American wasn’t the only carrier to grow at Miami Airport in 2021. Three U.S. carriers began service in the past two years: JetBlue Airways in February 2021, Southwest Airlines in November 2020, and Spirit Airlines in October 2021. From Miami in May, according to Cirium, Spirit will serve 27 destinations with about 750 departures: Southwest will serve 10 destinations with 578 departures; and JetBlue will serve five destinations with 332 departures.

“The expansion of Frontier at (Miami airport), as well as the entry of Southwest, JetBlue, and Spirit Airlines between November 2020 and November 2021, is the culmination of recruitment efforts that date back from three to nearly 15 years,” airport spokesman Greg Chin said. “There are numerous and varying reasons why their expansion and entry occurred during this time period, but it was always our belief that their growth strategies would eventually encompass Miami.”

In addition, a recent change in how Miami charges airlines landing and facilities fees has been widely cited by budget airlines for their expansion at the airport, which previously had a reputation for high costs.

Long-haul international flights on other airlines are also coming back. Royal Air Maroc resumed twice-weekly Casablanca service on April 10, and Belgian low-cost carrier TUI fly began twice-weekly Brussels flights on April 2. This summer, Miami will have nonstop service to 17 European cities. In March, Avianca restored Cartagena service, competing with American. Colombia is the busiest international passenger market for Miami, generating 1.5 million passengers annually.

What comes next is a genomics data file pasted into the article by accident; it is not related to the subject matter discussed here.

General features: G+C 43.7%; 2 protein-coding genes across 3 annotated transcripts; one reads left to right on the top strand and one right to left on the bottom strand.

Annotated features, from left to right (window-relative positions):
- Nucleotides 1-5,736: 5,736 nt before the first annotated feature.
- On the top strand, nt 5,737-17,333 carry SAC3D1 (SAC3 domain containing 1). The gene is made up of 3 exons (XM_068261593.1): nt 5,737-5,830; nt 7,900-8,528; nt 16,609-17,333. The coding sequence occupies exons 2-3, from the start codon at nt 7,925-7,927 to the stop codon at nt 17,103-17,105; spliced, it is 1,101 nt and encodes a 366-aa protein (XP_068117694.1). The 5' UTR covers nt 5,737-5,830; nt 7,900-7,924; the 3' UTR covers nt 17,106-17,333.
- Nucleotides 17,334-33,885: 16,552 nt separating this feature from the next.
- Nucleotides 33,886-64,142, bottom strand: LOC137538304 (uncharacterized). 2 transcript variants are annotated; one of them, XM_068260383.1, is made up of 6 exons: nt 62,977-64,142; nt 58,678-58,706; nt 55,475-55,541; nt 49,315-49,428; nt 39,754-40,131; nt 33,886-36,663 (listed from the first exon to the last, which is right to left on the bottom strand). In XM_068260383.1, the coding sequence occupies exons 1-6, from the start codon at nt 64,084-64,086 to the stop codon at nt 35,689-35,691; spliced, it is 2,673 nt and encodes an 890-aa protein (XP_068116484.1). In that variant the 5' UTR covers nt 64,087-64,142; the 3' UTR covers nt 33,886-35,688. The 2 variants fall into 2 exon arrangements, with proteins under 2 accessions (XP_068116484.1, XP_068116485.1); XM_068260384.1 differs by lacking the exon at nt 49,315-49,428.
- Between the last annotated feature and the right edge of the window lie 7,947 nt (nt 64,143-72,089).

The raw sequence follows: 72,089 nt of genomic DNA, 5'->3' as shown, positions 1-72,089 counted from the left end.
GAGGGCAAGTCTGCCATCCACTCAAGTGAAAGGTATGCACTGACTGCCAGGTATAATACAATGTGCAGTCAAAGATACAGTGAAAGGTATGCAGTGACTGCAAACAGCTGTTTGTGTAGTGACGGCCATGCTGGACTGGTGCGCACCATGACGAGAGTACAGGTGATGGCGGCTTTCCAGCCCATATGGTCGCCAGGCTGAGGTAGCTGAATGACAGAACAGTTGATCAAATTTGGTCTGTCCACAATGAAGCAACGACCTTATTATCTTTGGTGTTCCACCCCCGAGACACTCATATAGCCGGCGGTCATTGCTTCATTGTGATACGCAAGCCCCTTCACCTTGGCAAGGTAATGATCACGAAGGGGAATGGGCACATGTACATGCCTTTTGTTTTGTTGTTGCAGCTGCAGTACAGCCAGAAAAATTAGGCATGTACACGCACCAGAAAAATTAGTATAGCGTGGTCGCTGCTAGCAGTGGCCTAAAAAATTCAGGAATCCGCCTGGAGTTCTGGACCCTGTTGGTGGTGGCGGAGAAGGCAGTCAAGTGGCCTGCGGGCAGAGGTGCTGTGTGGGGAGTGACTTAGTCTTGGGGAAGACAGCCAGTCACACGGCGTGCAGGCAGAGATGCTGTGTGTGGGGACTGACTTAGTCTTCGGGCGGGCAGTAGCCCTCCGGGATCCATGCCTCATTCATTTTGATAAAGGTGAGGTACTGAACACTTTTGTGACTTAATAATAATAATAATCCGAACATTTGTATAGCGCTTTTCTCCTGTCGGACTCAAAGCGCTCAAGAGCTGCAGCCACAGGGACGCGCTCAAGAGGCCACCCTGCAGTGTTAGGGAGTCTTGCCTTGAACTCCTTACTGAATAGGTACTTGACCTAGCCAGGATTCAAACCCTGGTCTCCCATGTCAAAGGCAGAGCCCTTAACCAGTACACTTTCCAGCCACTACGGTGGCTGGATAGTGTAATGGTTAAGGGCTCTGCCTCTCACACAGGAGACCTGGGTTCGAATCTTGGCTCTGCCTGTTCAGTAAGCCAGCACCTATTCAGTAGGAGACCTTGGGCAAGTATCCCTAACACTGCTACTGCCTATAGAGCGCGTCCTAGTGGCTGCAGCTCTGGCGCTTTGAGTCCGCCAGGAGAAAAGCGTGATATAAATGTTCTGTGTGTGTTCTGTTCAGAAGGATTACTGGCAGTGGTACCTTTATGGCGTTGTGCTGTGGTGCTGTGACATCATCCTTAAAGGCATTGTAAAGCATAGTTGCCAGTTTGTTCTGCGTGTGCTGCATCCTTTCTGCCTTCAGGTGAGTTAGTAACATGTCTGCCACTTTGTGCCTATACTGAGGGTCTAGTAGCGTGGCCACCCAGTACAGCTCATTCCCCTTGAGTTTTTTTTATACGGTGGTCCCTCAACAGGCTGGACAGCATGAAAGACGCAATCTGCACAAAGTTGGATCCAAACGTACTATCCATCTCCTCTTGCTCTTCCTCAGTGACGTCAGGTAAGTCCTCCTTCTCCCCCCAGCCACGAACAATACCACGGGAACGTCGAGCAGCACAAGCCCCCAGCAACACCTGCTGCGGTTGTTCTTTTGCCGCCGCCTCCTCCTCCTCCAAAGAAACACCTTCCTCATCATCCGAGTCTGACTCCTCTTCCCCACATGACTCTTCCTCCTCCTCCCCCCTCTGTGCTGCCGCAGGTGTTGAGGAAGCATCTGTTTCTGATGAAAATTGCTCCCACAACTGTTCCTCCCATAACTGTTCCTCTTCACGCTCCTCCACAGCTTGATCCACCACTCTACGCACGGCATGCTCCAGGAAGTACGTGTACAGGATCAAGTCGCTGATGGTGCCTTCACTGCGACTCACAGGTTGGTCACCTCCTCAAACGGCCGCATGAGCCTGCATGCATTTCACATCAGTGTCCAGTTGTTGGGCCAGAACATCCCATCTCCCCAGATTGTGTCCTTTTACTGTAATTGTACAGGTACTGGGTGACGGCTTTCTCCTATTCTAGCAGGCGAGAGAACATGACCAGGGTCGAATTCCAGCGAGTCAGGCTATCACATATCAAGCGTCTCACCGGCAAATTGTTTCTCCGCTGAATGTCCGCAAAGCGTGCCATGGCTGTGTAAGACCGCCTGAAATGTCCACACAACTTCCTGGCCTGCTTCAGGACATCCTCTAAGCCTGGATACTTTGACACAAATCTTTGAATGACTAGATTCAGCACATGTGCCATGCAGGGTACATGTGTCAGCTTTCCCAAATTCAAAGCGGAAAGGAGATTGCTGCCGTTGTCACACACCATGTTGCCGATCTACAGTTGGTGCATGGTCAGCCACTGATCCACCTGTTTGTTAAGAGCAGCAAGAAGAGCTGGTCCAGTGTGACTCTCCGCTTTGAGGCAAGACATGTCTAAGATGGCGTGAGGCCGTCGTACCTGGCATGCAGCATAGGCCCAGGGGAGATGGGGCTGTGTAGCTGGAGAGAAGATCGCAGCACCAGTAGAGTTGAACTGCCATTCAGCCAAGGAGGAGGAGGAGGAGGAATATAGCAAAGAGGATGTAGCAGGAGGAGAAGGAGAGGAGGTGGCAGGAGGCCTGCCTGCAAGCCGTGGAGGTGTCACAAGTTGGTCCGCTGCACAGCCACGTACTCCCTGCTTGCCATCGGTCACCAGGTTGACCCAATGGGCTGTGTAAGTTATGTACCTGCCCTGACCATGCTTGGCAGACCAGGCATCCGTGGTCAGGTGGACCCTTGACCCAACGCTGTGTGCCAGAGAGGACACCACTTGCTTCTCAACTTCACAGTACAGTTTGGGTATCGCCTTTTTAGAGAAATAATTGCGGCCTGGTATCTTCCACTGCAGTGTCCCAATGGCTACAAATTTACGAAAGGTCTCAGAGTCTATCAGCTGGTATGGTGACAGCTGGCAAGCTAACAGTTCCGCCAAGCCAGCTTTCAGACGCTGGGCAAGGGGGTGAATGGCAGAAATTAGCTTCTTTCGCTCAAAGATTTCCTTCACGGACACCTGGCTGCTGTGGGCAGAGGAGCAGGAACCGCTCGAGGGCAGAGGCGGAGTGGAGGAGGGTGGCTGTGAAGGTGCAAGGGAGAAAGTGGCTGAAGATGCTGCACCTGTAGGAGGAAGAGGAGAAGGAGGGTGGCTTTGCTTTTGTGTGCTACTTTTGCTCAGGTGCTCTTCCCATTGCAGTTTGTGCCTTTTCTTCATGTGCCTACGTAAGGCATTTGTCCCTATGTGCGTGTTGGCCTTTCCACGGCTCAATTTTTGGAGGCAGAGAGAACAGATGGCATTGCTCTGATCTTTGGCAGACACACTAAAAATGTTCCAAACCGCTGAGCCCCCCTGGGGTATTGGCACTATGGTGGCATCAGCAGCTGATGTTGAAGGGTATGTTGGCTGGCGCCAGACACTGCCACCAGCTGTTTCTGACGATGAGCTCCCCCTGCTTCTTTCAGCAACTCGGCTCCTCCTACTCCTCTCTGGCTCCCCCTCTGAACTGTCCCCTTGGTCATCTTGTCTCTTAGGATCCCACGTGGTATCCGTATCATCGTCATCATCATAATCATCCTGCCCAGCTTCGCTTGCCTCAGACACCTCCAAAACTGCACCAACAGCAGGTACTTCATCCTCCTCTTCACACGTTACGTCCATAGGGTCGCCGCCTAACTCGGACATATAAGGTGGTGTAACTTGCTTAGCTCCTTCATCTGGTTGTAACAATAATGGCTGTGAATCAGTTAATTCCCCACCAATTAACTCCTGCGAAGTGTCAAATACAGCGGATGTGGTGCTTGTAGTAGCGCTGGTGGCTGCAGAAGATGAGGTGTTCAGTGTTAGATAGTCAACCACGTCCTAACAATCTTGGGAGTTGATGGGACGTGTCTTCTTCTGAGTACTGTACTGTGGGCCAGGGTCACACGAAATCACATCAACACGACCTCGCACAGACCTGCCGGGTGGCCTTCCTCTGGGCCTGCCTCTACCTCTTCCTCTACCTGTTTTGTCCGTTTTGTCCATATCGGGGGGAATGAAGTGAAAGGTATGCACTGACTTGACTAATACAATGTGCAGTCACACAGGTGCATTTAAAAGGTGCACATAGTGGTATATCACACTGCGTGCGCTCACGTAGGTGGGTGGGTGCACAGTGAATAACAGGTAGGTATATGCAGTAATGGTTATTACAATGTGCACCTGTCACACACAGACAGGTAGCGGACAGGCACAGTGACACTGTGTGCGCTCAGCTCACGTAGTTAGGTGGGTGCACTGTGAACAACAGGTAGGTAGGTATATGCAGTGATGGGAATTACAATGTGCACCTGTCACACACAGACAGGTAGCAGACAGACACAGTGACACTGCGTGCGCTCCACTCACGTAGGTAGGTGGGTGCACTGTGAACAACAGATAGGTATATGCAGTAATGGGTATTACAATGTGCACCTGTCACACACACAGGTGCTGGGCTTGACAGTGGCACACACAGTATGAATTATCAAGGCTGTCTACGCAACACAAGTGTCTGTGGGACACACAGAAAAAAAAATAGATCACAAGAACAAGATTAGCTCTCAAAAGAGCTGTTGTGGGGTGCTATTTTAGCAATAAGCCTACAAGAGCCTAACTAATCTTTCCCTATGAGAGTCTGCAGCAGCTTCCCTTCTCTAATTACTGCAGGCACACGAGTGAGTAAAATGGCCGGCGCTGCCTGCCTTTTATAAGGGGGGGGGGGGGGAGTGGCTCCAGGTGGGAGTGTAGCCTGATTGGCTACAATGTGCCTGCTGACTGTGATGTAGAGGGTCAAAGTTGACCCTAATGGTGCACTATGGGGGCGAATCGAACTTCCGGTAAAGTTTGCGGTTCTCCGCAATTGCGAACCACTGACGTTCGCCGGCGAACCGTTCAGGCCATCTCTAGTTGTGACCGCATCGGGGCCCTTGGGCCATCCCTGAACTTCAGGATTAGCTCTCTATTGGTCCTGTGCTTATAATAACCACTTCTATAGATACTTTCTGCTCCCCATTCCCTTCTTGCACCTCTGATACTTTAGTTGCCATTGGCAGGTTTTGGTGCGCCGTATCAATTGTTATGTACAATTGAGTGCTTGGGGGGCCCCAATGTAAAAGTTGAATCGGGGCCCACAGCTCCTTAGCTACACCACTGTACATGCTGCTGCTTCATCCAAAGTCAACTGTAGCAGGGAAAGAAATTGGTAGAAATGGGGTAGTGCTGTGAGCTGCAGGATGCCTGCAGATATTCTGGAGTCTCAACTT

Fitch, which rates Miami airport’s bonds an investment-grade A with a stable outlook, wrote in a November 2020 report that “(Miami airport) is a well-positioned, leading international gateway airport that serves a growing Latin American market. Despite shifting trends in the aviation industry and increasing competition from nearby Fort Lauderdale International Airport (FLL), overall traffic activity remained robust.”

“The passenger base is well balanced between origination/destination (O&D) and connecting passengers as well as international and domestic operations,” Fitch said. “Given (Miami airport)’s strong franchise strength and its importance to both American and the national aviation network, Fitch expects the traffic base to be resilient and to rebound following the pandemic.”

Besides being the country’s top international gateway, Miami remained the busiest cargo airport in the U.S. and the ninth busiest in the world. The airport handled 2.7 million tons of freight in 2021, besting its previous record of 2.3 million tons in 2020 by 17 percent. In the first quarter of 2022, freight volume rose by 8 percent. Mother’s Day Weekend was particularly busy because flowers are the largest import by weight at Miami, which handles 89 percent of all the flowers flown into the U.S.

EDITOR’S NOTE: A version of this story was published in Airline Weekly‘s May 9 edition.

CORRECTION: An earlier version of this story stated that JetBlue Airways started service at Miami International Airport in February, 2020. It was February, 2021.